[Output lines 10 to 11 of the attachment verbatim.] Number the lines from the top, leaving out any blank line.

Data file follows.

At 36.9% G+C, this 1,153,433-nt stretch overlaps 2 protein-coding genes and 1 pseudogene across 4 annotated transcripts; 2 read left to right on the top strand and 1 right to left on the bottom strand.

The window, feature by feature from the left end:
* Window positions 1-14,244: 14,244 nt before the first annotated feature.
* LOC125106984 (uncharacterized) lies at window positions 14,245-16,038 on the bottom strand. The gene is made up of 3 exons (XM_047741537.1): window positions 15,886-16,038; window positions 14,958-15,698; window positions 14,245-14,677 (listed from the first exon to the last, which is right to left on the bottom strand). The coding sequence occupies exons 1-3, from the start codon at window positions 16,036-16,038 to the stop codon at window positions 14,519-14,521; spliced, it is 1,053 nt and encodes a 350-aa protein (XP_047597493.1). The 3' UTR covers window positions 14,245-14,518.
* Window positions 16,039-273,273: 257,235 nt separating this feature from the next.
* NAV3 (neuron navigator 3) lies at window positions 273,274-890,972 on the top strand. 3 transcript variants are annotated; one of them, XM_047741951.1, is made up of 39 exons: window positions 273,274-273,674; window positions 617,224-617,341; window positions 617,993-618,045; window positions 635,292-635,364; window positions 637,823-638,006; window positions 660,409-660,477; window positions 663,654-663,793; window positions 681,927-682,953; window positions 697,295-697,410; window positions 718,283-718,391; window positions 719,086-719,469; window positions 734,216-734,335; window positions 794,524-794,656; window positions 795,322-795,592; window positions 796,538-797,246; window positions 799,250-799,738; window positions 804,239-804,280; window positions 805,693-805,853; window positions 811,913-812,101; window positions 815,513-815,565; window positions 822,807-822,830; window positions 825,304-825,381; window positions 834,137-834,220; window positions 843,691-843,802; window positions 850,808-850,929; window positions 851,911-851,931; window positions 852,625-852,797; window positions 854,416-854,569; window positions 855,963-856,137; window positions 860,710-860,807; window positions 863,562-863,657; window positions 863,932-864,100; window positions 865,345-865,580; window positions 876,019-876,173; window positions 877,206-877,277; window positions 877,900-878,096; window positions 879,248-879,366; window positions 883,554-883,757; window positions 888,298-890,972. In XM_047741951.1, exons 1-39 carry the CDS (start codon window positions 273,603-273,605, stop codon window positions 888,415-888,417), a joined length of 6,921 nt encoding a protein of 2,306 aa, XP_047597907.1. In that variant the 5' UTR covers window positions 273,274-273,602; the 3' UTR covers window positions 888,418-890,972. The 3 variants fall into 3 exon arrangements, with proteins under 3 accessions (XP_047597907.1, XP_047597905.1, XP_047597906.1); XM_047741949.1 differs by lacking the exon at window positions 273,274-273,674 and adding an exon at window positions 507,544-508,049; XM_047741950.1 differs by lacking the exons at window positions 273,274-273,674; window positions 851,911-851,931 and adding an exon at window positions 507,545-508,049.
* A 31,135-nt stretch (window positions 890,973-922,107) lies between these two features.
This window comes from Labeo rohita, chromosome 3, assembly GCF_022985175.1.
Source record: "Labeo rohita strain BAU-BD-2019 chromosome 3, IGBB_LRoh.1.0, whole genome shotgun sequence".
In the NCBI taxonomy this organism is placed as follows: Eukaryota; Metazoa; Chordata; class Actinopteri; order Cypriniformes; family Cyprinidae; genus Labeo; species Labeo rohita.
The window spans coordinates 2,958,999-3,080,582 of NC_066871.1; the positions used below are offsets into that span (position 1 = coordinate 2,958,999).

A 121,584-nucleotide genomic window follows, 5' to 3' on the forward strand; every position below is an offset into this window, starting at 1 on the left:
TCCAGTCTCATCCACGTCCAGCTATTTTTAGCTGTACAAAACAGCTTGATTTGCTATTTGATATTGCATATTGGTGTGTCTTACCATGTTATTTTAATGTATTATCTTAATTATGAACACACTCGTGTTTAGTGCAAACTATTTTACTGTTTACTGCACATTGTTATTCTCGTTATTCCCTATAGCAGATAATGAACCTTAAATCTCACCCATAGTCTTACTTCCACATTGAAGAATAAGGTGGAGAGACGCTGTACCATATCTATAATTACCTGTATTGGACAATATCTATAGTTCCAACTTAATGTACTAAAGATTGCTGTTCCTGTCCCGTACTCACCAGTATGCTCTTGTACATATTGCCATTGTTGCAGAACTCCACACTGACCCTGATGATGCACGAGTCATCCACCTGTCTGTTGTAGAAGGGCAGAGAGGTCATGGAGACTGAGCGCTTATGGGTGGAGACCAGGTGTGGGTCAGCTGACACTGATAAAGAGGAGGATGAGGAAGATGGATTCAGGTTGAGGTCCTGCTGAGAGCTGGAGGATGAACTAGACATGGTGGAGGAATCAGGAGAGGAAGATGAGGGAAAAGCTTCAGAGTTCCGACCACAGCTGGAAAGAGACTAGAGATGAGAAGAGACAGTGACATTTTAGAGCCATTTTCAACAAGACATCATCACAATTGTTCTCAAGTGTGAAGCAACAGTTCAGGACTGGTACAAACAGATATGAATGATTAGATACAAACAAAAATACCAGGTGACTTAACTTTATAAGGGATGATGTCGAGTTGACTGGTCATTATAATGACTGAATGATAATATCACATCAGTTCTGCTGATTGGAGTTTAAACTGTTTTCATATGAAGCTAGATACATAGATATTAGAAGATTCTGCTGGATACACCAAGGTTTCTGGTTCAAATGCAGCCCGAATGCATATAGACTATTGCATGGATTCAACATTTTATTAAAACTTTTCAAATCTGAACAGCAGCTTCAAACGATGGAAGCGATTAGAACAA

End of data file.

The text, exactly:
In the NCBI taxonomy this organism is placed as follows: Eukaryota; Metazoa; Chordata; class Actinopteri; order Cypriniformes; family Cyprinidae; genus Labeo; species Labeo rohita.
The window spans coordinates 2,958,999-3,080,582 of NC_066871.1; the positions used below are offsets into that span (position 1 = coordinate 2,958,999).